Photographers of a certain age most likely remember the first time they developed a print, watching an image emerge on a piece of photo paper immersed in a tray of chemical developer. For many it was magic — a hypnotic experience that remains vivid after all these years.
Times and processes have changed. Digital camera displays and computer editing applications have replaced negatives. Darkrooms have given way to laptops, tablets and smartphones that can instantly transmit images via the ether. Printed publications are thinning in the Internet age.
What remains constant is the power of the image, which still can capture the attention and imagination of people far beyond the scene of where it was taken. Pictures hold the capacity to inform and engage, and provide photographers avenues of artistic expression and voices that hold the potential for measurable and meaningful change.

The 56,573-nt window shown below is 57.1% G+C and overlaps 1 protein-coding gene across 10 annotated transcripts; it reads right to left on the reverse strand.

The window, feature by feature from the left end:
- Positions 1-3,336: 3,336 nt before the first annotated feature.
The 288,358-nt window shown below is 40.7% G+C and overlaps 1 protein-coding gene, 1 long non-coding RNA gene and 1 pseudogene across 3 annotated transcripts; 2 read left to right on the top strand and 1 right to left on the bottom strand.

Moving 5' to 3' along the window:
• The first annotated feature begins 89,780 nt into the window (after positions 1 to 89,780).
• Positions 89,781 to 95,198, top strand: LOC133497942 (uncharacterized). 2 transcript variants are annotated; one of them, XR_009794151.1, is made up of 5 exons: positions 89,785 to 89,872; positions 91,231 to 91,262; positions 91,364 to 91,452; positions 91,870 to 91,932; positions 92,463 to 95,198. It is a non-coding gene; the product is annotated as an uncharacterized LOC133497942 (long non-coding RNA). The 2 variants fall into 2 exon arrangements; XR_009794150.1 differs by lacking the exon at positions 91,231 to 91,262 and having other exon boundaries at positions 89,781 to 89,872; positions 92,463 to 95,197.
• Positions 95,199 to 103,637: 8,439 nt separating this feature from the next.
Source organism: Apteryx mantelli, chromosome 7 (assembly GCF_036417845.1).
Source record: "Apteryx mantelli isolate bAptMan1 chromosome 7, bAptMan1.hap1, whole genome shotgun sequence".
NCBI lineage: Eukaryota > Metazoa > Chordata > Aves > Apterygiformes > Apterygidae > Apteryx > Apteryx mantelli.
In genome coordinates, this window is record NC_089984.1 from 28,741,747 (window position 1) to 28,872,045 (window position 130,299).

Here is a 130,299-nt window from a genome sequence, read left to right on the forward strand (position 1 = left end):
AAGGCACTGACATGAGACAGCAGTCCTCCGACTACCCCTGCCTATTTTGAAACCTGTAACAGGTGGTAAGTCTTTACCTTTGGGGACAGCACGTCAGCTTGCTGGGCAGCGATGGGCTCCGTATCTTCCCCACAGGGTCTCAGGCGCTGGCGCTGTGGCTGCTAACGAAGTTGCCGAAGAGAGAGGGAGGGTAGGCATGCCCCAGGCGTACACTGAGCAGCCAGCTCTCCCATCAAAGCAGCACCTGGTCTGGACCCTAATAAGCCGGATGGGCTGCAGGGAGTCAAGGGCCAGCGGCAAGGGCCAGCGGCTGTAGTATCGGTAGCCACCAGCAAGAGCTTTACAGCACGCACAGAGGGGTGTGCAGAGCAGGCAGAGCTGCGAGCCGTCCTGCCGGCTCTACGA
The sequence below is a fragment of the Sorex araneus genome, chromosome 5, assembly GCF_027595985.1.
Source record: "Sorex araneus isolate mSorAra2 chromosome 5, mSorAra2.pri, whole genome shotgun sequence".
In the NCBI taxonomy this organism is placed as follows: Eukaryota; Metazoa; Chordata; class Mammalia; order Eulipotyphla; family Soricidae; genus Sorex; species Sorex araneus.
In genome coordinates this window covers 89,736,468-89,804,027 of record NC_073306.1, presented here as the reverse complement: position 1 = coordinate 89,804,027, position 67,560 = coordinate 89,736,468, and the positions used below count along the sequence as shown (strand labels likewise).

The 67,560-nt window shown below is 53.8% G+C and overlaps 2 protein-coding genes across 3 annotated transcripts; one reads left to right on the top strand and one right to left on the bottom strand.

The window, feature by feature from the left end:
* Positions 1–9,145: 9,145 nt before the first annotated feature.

For the South Pacific Photo Workshop held last month in Dumaguete City, Philippines, we worked mainly with beginners. The group included two Americans and nine Filipinos – each eager to learn and produce good work. We provided a week of intensive hands-on instruction, and this gallery is a product of their effort.
Most photographers see a world that they want to share with others. We have the power to show what’s good, what’s bad – and everything in between.
The workshop is in its infancy, but we are trying to expand the forces of image making. We want individuals to speak their minds and present their worlds and realities. In our two seminars thus far, we’ve attracted a diverse range of participants, all of whom have a common love for the magic and power that is photography – which is what attracted us all to the medium to begin with.